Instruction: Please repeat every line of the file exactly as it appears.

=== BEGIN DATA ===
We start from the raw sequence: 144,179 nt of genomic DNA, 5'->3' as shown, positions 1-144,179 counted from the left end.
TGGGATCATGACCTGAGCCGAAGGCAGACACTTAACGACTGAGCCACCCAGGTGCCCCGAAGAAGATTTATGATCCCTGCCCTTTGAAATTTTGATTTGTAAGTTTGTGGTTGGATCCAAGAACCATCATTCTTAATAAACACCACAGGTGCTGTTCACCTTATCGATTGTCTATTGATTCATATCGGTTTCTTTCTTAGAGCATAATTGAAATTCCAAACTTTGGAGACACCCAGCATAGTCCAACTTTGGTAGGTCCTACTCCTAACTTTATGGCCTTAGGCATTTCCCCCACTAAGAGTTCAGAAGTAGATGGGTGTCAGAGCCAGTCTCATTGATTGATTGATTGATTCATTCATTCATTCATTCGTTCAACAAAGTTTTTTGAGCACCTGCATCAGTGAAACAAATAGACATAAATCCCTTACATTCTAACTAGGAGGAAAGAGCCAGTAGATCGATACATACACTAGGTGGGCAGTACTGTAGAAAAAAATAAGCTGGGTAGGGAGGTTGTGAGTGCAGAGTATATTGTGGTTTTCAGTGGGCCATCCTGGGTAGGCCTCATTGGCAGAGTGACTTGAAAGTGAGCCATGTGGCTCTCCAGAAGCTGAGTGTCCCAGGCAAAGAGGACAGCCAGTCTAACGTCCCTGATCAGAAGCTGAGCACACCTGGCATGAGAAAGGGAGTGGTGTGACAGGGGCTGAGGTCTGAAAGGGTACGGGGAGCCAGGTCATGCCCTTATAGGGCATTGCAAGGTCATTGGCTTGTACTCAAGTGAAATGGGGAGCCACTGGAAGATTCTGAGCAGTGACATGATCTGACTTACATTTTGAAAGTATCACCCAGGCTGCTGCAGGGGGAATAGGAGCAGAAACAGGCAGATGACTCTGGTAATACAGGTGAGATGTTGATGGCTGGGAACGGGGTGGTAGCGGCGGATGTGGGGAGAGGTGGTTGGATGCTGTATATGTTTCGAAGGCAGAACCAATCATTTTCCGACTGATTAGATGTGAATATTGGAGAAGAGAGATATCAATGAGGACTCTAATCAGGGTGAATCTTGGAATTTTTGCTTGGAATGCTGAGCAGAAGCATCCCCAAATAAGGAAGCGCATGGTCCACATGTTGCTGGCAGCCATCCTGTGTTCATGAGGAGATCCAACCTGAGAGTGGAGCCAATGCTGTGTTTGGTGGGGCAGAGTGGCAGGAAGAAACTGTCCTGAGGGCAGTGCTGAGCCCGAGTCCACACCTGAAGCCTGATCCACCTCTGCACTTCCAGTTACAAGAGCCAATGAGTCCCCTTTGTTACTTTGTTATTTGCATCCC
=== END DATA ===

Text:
We start from the raw sequence: 144,179 nt of genomic DNA, 5'->3' as shown, positions 1-144,179 counted from the left end.
TGGGATCATGACCTGAGCCGAAGGCAGACACTTAACGACTGAGCCACCCAGGTGCCCCGAAGAAGATTTATGATCCCTGCCCTTTGAAATTTTGATTTGTAAGTTTGTGGTTGGATCCAAGAACCATCATTCTTAATAAACACCACAGGTGCTGTTCACCTTATCGATTGTCTATTGATTCATATCGGTTTCTTTCTTAGAGCATAATTGAAATTCCAAACTTTGGAGACACCCAGCATAGTCCAACTTTGGTAGGTCCTACTCCTAACTTTATGGCCTTAGGCATTTCCCCCACTAAGAGTTCAGAAGTAGATGGGTGTCAGAGCCAGTCTCATTGATTGATTGATTGATTCATTCATTCATTCATTCGTTCAACAAAGTTTTTTGAGCACCTGCATCAGTGAAACAAATAGACATAAATCCCTTACATTCTAACTAGGAGGAAAGAGCCAGTAGATCGATACATACACTAGGTGGGCAGTACTGTAGAAAAAAATAAGCTGGGTAGGGAGGTTGTGAGTGCAGAGTATATTGTGGTTTTCAGTGGGCCATCCTGGGTAGGCCTCATTGGCAGAGTGACTTGAAAGTGAGCCATGTGGCTCTCCAGAAGCTGAGTGTCCCAGGCAAAGAGGACAGCCAGTCTAACGTCCCTGATCAGAAGCTGAGCACACCTGGCATGAGAAAGGGAGTGGTGTGACAGGGGCTGAGGTCTGAAAGGGTACGGGGAGCCAGGTCATGCCCTTATAGGGCATTGCAAGGTCATTGGCTTGTACTCAAGTGAAATGGGGAGCCACTGGAAGATTCTGAGCAGTGACATGATCTGACTTACATTTTGAAAGTATCACCCAGGCTGCTGCAGGGGGAATAGGAGCAGAAACAGGCAGATGACTCTGGTAATACAGGTGAGATGTTGATGGCTGGGAACGGGGTGGTAGCGGCGGATGTGGGGAGAGGTGGTTGGATGCTGTATATGTTTCGAAGGCAGAACCAATCATTTTCCGACTGATTAGATGTGAATATTGGAGAAGAGAGATATCAATGAGGACTCTAATCAGGGTGAATCTTGGAATTTTTGCTTGGAATGCTGAGCAGAAGCATCCCCAAATAAGGAAGCGCATGGTCCACATGTTGCTGGCAGCCATCCTGTGTTCATGAGGAGATCCAACCTGAGAGTGGAGCCAATGCTGTGTTTGGTGGGGCAGAGTGGCAGGAAGAAACTGTCCTGAGGGCAGTGCTGAGCCCGAGTCCACACCTGAAGCCTGATCCACCTCTGCACTTCCAGTTACAAGAGCCAATGAGTCCCCTTTGTTACTTTGTTATTTGCATCCC